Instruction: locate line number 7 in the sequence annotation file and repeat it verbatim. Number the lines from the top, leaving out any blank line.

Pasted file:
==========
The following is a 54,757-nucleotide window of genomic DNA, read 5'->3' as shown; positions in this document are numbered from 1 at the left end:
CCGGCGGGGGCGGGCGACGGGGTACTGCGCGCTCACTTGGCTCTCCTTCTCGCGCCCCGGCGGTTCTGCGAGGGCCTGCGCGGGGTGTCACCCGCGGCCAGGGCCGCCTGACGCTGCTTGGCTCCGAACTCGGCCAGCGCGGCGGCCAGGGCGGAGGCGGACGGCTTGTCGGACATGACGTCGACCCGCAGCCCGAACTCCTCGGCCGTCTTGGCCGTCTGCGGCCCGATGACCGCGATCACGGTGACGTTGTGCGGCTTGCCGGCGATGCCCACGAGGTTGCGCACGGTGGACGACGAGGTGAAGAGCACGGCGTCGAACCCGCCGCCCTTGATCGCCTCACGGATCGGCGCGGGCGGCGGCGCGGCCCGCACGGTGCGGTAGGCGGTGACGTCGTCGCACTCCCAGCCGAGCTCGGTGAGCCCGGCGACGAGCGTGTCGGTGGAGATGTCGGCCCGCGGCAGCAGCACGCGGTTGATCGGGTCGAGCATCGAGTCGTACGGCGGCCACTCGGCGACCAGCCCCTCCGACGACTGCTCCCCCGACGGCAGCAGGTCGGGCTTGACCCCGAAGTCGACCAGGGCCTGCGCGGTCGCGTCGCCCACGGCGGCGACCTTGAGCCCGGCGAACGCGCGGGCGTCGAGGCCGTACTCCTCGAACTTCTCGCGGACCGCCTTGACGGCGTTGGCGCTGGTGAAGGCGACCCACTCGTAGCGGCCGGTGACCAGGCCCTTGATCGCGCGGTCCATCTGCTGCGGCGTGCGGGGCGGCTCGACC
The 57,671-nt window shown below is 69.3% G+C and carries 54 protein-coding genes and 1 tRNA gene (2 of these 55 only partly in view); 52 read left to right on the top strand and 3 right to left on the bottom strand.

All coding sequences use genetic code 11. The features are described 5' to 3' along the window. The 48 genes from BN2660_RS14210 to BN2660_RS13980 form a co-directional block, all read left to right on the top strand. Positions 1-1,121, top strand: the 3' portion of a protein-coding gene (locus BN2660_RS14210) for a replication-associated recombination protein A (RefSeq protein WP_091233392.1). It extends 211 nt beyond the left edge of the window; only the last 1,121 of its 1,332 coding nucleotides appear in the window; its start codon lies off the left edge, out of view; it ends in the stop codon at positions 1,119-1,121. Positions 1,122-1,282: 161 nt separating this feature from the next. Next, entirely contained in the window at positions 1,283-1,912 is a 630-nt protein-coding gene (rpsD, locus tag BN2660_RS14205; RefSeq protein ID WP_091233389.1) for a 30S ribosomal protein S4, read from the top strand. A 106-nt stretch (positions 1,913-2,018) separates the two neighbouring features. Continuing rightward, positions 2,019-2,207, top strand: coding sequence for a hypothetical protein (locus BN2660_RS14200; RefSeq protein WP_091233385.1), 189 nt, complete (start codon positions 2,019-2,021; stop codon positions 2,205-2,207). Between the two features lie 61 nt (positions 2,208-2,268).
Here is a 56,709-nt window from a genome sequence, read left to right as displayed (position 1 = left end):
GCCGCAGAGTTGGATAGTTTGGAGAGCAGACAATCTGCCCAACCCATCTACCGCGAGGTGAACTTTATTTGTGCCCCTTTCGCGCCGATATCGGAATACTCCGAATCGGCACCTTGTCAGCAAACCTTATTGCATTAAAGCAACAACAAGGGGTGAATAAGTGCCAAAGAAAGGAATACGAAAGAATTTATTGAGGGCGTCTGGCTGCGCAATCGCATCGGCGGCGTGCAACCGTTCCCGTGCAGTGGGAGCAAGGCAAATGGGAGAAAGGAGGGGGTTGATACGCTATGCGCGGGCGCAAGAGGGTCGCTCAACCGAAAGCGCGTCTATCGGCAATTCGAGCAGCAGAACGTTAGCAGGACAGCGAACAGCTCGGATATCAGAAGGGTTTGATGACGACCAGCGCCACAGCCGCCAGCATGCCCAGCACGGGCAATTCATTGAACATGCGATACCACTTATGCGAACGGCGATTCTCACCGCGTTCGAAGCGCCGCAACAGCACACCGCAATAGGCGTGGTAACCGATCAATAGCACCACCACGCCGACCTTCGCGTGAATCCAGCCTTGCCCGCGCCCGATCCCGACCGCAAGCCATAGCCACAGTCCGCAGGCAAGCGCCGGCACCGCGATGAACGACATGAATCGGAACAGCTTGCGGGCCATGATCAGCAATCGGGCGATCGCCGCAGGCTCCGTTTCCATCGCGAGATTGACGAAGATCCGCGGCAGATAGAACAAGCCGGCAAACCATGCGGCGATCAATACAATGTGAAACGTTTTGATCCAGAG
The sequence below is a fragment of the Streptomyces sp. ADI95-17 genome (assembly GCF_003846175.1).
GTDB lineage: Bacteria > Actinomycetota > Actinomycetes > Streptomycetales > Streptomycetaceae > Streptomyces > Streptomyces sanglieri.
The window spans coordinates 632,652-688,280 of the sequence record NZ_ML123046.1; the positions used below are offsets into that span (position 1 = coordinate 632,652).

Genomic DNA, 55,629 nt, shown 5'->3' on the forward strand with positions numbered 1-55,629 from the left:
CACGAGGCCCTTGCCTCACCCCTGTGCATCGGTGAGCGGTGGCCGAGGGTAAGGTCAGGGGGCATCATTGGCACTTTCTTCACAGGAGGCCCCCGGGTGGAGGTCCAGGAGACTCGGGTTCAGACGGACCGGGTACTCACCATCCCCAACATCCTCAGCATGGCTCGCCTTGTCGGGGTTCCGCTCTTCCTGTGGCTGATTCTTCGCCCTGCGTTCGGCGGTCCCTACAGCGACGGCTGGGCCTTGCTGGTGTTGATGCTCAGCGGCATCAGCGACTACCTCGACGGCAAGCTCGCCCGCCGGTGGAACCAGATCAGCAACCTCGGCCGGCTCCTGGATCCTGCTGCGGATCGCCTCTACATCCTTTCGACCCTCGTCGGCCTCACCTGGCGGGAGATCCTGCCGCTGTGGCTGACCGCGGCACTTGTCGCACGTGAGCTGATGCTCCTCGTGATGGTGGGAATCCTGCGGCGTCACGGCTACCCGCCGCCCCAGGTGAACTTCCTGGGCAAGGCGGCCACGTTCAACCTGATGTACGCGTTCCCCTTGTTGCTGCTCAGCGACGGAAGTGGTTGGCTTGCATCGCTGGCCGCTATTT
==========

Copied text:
The sequence below is a fragment of the Streptomyces sp. ADI95-17 genome (assembly GCF_003846175.1).